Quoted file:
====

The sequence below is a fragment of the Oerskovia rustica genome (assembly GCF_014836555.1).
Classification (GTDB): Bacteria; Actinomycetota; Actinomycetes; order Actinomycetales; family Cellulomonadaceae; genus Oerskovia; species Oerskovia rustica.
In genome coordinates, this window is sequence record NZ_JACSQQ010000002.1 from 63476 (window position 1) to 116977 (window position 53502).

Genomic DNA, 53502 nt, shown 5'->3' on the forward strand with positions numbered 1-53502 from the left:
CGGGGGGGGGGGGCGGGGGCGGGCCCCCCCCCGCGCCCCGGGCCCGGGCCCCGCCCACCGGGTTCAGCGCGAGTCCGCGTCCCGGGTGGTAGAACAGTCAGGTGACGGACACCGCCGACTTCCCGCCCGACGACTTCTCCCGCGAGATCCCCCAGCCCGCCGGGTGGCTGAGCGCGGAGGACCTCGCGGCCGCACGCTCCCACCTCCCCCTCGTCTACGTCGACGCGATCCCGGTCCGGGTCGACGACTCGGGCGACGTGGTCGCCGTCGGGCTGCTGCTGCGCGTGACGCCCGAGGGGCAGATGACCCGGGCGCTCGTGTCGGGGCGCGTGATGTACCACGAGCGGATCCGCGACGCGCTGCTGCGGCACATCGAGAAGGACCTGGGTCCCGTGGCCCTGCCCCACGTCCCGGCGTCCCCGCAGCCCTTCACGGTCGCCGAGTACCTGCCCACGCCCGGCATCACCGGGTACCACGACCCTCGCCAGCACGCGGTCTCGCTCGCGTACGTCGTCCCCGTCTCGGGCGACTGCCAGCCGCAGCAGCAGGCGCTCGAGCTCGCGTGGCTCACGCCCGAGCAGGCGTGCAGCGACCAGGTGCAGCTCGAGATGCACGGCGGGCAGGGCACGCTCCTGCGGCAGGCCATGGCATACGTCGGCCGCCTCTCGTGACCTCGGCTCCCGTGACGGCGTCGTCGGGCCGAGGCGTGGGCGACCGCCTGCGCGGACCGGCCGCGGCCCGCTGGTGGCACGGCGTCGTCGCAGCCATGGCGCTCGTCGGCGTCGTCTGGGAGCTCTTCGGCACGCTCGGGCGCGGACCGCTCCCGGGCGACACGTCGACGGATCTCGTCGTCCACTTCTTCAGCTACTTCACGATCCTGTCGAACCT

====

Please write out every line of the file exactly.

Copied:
The sequence below is a fragment of the Oerskovia rustica genome (assembly GCF_014836555.1).
Classification (GTDB): Bacteria; Actinomycetota; Actinomycetes; order Actinomycetales; family Cellulomonadaceae; genus Oerskovia; species Oerskovia rustica.
In genome coordinates, this window is sequence record NZ_JACSQQ010000002.1 from 63476 (window position 1) to 116977 (window position 53502).

Genomic DNA, 53502 nt, shown 5'->3' on the forward strand with positions numbered 1-53502 from the left:
CGGGGGGGGGGGGCGGGGGCGGGCCCCCCCCCGCGCCCCGGGCCCGGGCCCCGCCCACCGGGTTCAGCGCGAGTCCGCGTCCCGGGTGGTAGAACAGTCAGGTGACGGACACCGCCGACTTCCCGCCCGACGACTTCTCCCGCGAGATCCCCCAGCCCGCCGGGTGGCTGAGCGCGGAGGACCTCGCGGCCGCACGCTCCCACCTCCCCCTCGTCTACGTCGACGCGATCCCGGTCCGGGTCGACGACTCGGGCGACGTGGTCGCCGTCGGGCTGCTGCTGCGCGTGACGCCCGAGGGGCAGATGACCCGGGCGCTCGTGTCGGGGCGCGTGATGTACCACGAGCGGATCCGCGACGCGCTGCTGCGGCACATCGAGAAGGACCTGGGTCCCGTGGCCCTGCCCCACGTCCCGGCGTCCCCGCAGCCCTTCACGGTCGCCGAGTACCTGCCCACGCCCGGCATCACCGGGTACCACGACCCTCGCCAGCACGCGGTCTCGCTCGCGTACGTCGTCCCCGTCTCGGGCGACTGCCAGCCGCAGCAGCAGGCGCTCGAGCTCGCGTGGCTCACGCCCGAGCAGGCGTGCAGCGACCAGGTGCAGCTCGAGATGCACGGCGGGCAGGGCACGCTCCTGCGGCAGGCCATGGCATACGTCGGCCGCCTCTCGTGACCTCGGCTCCCGTGACGGCGTCGTCGGGCCGAGGCGTGGGCGACCGCCTGCGCGGACCGGCCGCGGCCCGCTGGTGGCACGGCGTCGTCGCAGCCATGGCGCTCGTCGGCGTCGTCTGGGAGCTCTTCGGCACGCTCGGGCGCGGACCGCTCCCGGGCGACACGTCGACGGATCTCGTCGTCCACTTCTTCAGCTACTTCACGATCCTGTCGAACCT